Figure 4 shows the potential readings of two parallel sensors (CSC1 and CSC2) in two chloride solutions with temperatures ranging from 5 to 60 °C. These two parallel sensors showed almost the same values, with a maximum difference of 1.6 mV. For both 0.1 M and 1.0 M chloride concentrations, the relationship between potential output of the sensor and the solution temperature can be expressed by a good linear equation as shown in Figure 4 Montemor [17] found similar influences of temperature on potential values of the Ag/AgCl electrode vs. calomel reference electrode. However, the slopes of the regressed lines in this study are very different from the theoretical slopes, this being partially attributed to the influence of temperature on the MnO2 electrode. On the other hand, the measured potential at 60 °C was very far from the regressed linear relationship for 1.0 M chloride concentration. Therefore, the potential of the developed chloride sensor can be compensated with such linear regressed equations when the temperature ranges from 5 to 45 °C. However, concrete structures in service maybe undergo more complicated climate change such as freeze-thaw cycles or iterative temperature changes [34], performances of the sensor under such conditions will be further investigated.

3.4. Galvanostatic Test

Steel corrosion in concrete is normally an electrochemical reaction process [35] and concrete structures may be exposed to stray currents coming from railways, cathodic protection systems, or high voltage power lines [36]. A small amount of current is sometimes involved in the corrosion monitoring application of embeddable sensors [24]. As has been shown in literature [19], such electric fields maybe induce a potential shift in electrodes. Therefore, the polarization of this developed chloride sensor should be tested to evaluate its possible embeddable application in concrete structures. The galvanostatic test was carried out three times for each chloride solution and the results were very close. The representative potential development of chloride sensor under external constant current is presented in Figure 5. For both chloride concentrations, the potential output was very high and very low at the start instant of anodic and cathodic polarizations respectively, and went back to the relative stable value within less than 0.5 hour. In 0.1 M chloride solution, the sensor reading recovered to very stable values of 110.3 mV and 108.5 mV after 5.5 hours of anodic and cathodic polarizations respectively, leading to 5 to 7 mV lower than that before polarization. In 1.0 M chloride solution, the sensor reading recovered to very stable values of 64.2 mV and 63.7 mV after 6 hours of anodic and cathodic polarizations respectively, leading to 3 to 4 mV lower than that before polarization. After the interruption of the current, the potential of the sensor recovered almost to the original value (±1.2 mV for 0.1 M solution and ±0.7 mV for 1.0 M solution) in 2 hours. This potential recovery performance of Ag/AgCl electrode was also reported by Duffó when several electrodes were characterized to be used as reference electrodes embedded in concrete structures [22].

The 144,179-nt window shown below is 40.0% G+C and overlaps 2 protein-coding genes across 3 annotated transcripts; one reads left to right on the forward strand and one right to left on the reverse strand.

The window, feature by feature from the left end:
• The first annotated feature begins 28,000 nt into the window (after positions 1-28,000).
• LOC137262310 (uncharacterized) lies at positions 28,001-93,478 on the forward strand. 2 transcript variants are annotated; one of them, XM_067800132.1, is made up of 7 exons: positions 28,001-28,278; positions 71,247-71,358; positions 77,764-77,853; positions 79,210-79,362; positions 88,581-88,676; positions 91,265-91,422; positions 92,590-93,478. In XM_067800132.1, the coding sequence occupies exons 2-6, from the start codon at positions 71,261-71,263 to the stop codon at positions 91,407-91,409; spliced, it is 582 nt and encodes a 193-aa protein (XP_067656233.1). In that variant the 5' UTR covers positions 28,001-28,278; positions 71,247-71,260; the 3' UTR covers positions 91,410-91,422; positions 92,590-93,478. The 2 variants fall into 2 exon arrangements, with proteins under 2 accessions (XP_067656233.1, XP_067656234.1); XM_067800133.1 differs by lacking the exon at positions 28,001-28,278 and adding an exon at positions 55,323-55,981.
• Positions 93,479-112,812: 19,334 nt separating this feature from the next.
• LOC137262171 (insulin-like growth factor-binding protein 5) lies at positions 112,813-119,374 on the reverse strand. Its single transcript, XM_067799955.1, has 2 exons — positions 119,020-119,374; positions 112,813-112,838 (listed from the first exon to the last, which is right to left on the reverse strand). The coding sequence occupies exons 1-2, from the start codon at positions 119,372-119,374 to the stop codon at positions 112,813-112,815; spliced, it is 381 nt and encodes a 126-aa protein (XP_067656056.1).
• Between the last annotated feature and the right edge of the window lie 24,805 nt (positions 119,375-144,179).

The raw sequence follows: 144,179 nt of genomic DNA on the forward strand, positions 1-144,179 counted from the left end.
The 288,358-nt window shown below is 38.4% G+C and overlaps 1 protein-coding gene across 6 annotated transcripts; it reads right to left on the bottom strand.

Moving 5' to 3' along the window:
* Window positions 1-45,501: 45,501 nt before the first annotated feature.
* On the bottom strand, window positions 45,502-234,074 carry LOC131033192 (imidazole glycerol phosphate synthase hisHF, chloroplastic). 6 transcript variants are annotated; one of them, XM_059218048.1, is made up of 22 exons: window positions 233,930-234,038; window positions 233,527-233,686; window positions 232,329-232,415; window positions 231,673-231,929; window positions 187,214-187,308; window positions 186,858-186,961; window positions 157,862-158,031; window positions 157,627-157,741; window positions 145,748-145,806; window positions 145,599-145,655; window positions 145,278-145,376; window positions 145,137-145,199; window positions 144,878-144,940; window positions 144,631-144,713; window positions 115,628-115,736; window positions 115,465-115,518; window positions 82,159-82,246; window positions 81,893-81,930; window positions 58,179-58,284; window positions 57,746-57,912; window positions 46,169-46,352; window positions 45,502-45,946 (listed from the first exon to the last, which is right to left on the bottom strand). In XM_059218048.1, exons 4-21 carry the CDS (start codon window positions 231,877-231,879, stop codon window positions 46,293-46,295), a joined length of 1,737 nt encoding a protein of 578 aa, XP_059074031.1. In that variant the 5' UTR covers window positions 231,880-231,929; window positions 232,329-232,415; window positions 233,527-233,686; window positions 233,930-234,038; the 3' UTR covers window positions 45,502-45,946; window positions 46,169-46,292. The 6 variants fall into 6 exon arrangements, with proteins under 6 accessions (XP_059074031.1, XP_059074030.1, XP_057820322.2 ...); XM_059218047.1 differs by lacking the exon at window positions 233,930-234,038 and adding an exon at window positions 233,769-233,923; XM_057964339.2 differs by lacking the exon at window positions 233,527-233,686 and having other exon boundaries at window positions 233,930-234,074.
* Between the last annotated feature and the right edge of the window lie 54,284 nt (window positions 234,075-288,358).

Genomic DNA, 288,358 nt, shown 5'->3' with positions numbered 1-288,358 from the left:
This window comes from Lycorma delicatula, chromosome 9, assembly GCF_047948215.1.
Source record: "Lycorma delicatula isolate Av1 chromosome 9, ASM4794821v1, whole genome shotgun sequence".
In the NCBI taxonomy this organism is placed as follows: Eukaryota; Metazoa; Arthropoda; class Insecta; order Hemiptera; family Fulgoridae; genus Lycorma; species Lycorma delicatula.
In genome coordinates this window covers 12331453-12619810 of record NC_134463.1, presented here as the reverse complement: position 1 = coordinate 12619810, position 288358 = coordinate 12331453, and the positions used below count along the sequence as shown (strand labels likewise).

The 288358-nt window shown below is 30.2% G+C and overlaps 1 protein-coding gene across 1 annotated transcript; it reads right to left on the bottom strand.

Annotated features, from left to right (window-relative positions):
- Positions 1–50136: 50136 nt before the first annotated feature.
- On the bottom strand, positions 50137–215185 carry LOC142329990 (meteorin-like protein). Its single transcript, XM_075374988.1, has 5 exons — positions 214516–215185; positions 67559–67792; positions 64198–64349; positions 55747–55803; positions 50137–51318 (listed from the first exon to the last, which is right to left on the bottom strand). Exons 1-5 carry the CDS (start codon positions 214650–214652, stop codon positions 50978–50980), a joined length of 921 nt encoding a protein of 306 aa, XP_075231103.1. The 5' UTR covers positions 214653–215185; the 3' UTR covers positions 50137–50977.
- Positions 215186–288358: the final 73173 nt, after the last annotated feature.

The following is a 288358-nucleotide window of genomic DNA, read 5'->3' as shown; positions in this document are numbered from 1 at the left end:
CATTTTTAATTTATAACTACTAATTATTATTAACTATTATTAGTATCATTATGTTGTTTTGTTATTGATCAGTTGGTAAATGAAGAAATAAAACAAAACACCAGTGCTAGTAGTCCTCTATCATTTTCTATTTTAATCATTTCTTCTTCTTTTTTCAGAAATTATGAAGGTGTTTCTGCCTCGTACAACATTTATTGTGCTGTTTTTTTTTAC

3.5. Potentiodynamic Polarization

Results of the potentiodynamic polarization tests are shown in Figure 6. It was observed that the chloride sensor showed very negligible current lower than the order of nA/cm2 to μA/cm2 in both high alkaline concrete pore solutions with chlorides, indicating that it is able to withstand small currents with a minimum of polarization. Further, no visible variation was noticed either in the cathodic or in the anodic polarization curves. In addition, a stable potential passive region was observed in the anodic direction, in accordance with the results of MnO2 electrode studied by other researchers [24]. When exposed to pH 13.5 solutions, the Ag/AgCl electrode (prepared by an anodized Ag wire) presented an anodic peak at low overpotentials, followed by a region of constant current densities in the potentiodynamic polarization curve [22]. This anodic peak is probably due to the formation of some silver oxides. No such phenomenon was found in this study, being attributable to the better stability of the Ag/AgCl electrode prepared by the compressed Ag/AgCl powder as described in Section 2.1. Even a small current is induced during polarization, the potentiometric response of the sensor to chloride not changed. Therefore, this behavior is quite suited for the interest to choose it as an embeddable and in-situ monitoring sensor for concrete environments.